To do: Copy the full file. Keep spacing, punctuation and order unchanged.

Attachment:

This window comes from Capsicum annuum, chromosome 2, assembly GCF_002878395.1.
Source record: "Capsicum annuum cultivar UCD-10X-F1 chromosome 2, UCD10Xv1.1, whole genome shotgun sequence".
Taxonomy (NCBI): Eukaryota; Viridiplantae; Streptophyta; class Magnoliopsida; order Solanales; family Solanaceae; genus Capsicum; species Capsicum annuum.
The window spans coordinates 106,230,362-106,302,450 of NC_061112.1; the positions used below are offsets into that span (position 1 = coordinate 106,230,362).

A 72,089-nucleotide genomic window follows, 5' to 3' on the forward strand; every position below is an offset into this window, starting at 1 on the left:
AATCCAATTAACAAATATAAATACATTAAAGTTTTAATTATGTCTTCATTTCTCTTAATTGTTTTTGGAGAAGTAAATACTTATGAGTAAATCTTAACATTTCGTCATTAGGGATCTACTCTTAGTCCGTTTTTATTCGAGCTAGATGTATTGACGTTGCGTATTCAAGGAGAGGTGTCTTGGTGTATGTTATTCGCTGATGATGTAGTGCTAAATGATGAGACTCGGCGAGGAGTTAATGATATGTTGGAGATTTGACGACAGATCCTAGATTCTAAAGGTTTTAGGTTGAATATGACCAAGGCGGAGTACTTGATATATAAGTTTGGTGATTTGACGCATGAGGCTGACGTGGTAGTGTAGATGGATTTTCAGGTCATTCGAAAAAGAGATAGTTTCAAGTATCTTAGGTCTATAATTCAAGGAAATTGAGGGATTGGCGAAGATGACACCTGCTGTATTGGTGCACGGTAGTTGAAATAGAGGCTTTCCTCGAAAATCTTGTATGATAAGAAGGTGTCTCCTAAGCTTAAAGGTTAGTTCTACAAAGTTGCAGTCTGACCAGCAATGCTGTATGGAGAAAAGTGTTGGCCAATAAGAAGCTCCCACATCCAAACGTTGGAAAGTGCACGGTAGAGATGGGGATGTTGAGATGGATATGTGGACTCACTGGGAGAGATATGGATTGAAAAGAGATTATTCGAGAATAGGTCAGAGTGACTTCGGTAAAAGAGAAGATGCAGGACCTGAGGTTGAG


This window comes from Capsicum annuum, chromosome 2, assembly GCF_002878395.1.
Source record: "Capsicum annuum cultivar UCD-10X-F1 chromosome 2, UCD10Xv1.1, whole genome shotgun sequence".
Taxonomy (NCBI): Eukaryota; Viridiplantae; Streptophyta; class Magnoliopsida; order Solanales; family Solanaceae; genus Capsicum; species Capsicum annuum.
The window spans coordinates 106,230,362-106,302,450 of NC_061112.1; the positions used below are offsets into that span (position 1 = coordinate 106,230,362).

A 72,089-nucleotide genomic window follows, 5' to 3' on the forward strand; every position below is an offset into this window, starting at 1 on the left:
AATCCAATTAACAAATATAAATACATTAAAGTTTTAATTATGTCTTCATTTCTCTTAATTGTTTTTGGAGAAGTAAATACTTATGAGTAAATCTTAACATTTCGTCATTAGGGATCTACTCTTAGTCCGTTTTTATTCGAGCTAGATGTATTGACGTTGCGTATTCAAGGAGAGGTGTCTTGGTGTATGTTATTCGCTGATGATGTAGTGCTAAATGATGAGACTCGGCGAGGAGTTAATGATATGTTGGAGATTTGACGACAGATCCTAGATTCTAAAGGTTTTAGGTTGAATATGACCAAGGCGGAGTACTTGATATATAAGTTTGGTGATTTGACGCATGAGGCTGACGTGGTAGTGTAGATGGATTTTCAGGTCATTCGAAAAAGAGATAGTTTCAAGTATCTTAGGTCTATAATTCAAGGAAATTGAGGGATTGGCGAAGATGACACCTGCTGTATTGGTGCACGGTAGTTGAAATAGAGGCTTTCCTCGAAAATCTTGTATGATAAGAAGGTGTCTCCTAAGCTTAAAGGTTAGTTCTACAAAGTTGCAGTCTGACCAGCAATGCTGTATGGAGAAAAGTGTTGGCCAATAAGAAGCTCCCACATCCAAACGTTGGAAAGTGCACGGTAGAGATGGGGATGTTGAGATGGATATGTGGACTCACTGGGAGAGATATGGATTGAAAAGAGATTATTCGAGAATAGGTCAGAGTGACTTCGGTAAAAGAGAAGATGCAGGACCTGAGGTTGAG